BUSTINâ CAPS: Local farmers markets may be a lot quieter this season: Market organizers have been told they canât have live music unless they pay licensing fees. The American Society of Composers, Authors and Publishers, which collects licensing fees on copyrighted music and has previously cracked down on Portland restaurants and bars, told markets to pay up, cut off the music or risk being sued. This applies even if performers plan to play only original music, because they might play a cover. ASCAP charges venues âsomething like $40 a day,â according to Portland Farmers Market executive director Trudy Toliver. âIn 2010, they started sending threatening letters. If you donât pay, theyâll sue you.â The other licensing organization, Broadcast Music Inc., hasnât contacted Portland markets yet. âI donât have anything against protecting musical copyright,â Toliver says, âbut ASCAPâs system is taking away that beautiful place where music and food come together.â ASCAP didnât respond to WWâs inquiries.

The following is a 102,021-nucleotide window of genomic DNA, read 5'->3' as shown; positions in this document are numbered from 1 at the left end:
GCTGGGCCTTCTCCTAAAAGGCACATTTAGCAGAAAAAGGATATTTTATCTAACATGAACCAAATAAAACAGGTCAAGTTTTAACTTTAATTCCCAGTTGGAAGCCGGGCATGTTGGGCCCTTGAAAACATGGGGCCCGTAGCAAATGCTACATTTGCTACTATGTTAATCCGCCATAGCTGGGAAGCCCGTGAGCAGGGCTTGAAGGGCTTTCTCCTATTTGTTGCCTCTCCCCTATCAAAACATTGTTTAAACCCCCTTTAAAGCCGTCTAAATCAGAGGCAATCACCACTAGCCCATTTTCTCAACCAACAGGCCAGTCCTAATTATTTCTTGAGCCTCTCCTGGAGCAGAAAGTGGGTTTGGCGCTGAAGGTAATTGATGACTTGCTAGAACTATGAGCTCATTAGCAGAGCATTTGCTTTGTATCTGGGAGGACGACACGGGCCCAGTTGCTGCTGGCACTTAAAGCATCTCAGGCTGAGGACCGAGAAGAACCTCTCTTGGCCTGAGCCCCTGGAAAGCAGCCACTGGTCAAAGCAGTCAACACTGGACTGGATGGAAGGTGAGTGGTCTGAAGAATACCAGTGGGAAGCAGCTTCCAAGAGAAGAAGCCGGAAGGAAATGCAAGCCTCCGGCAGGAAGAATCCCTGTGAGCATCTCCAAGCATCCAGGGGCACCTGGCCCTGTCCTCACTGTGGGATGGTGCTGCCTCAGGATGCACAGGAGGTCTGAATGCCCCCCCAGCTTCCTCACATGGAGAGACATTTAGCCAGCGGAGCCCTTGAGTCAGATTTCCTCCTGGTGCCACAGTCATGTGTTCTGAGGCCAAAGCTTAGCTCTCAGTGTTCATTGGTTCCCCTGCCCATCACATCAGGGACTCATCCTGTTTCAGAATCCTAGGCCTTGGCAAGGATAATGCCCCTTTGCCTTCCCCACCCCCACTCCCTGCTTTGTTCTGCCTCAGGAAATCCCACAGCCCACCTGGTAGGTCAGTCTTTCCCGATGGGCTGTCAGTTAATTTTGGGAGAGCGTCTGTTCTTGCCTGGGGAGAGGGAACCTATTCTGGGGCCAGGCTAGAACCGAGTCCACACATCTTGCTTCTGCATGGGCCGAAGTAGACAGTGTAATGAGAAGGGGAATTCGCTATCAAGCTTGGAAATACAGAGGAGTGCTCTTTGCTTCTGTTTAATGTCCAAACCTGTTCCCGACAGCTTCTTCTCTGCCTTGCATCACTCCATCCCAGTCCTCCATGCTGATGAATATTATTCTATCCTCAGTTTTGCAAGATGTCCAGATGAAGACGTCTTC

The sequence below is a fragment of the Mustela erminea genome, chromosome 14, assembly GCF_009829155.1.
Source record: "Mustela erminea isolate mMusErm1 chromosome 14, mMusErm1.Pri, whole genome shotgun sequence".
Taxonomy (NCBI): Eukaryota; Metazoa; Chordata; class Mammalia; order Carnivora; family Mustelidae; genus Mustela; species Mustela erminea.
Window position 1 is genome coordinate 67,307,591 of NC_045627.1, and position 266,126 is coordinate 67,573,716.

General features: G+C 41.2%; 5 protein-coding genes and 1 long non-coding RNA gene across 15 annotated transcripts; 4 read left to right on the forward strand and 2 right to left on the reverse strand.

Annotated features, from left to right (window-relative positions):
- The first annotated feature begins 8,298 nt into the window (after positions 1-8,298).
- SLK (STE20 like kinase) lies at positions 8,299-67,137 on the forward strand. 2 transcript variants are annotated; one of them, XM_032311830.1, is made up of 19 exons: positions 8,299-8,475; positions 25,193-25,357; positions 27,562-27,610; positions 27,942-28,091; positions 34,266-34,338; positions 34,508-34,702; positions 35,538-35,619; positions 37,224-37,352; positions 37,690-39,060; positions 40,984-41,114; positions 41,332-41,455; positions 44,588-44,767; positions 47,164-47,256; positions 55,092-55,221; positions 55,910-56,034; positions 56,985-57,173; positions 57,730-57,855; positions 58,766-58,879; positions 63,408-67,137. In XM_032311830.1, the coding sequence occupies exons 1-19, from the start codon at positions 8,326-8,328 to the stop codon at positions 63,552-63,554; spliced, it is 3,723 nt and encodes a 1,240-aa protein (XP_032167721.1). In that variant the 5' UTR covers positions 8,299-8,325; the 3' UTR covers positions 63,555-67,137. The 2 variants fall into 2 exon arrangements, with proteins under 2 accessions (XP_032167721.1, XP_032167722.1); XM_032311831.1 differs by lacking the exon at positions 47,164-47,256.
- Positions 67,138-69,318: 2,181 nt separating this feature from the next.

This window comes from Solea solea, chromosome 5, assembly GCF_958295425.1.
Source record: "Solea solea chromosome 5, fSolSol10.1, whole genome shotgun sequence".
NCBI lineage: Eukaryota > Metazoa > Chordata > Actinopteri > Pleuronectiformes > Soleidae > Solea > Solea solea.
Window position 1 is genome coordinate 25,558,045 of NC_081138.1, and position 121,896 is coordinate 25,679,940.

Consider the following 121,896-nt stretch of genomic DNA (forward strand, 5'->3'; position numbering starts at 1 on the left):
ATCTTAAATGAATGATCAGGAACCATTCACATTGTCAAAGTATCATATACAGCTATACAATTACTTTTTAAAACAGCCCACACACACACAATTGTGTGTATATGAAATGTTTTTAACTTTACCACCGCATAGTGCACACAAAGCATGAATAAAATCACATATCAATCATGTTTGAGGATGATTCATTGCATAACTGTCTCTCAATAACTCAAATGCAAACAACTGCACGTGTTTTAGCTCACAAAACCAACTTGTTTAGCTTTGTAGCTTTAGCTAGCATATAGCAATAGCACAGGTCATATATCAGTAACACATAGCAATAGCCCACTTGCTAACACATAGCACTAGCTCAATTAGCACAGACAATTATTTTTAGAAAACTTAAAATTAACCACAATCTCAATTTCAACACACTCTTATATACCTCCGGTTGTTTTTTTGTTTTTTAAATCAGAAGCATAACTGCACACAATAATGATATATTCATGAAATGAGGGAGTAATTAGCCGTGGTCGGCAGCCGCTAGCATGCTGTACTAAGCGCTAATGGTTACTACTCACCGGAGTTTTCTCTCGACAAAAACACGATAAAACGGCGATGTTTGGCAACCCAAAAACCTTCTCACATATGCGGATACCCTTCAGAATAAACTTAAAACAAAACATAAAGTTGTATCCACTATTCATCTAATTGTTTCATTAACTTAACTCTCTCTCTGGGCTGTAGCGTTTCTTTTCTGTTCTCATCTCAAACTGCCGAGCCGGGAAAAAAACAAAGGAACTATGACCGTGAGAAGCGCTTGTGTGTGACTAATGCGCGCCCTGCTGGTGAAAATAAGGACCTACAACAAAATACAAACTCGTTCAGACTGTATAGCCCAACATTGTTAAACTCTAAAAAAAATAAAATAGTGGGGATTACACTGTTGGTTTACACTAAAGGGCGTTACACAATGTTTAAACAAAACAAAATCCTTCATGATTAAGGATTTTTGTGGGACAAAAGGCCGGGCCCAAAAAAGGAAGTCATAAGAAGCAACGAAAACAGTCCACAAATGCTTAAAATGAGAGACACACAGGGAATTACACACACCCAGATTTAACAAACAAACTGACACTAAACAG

SPYING SPIES: The next two actors planning to pull a Fred Armisen by pretending to be Oregonians: Robert De Niro and Shia LaBeouf. The actors are in talks with Paramount to star in Spyâs Kid, based on a newspaper series by Oregonian reporter Bryan Denson. Densonâs 2011 articles detailed how Jim Nicholsonâthe highest-ranking CIA officer convicted of espionageâroped his son Nathan into selling secrets to the Russians. D.J. Caruso has been tapped to direct, but no screenwriter is in place. âIt feels a lot like an updated version of Catch Me If You Can,â producer Scott Glassgold tells Scoop. Denson says Nathan Nicholson âdidnât understand fully what he was doing,â adding that âhe is the most likable, lovable protagonist you will ever meet.â
POWER UP: KPSU, the radio station at Portland State University, is looking to expand its reach. The station is raising money to purchase a low-power FM signal via the federal Local Community Radio Act of 2010, which made it possible for nonprofit, community-based radio stations to grab the slivers of airspace left between all those Clear Channel stations. The 100-watt signal would take the stationâs programming off campus and make it available to greater Portland, up to a five-mile radius. To raise the money needed to purchase the signal and proper equipment, KPSU is holding a series of fundraising events through May, including a late-night cruise-slash-concert on the Portland Spirit featuring performances by Onuinu and Grandparents, and a âcar smashâ at Slabtown in which donors can pay up to $5 to bash a vehicle with a sledgehammer.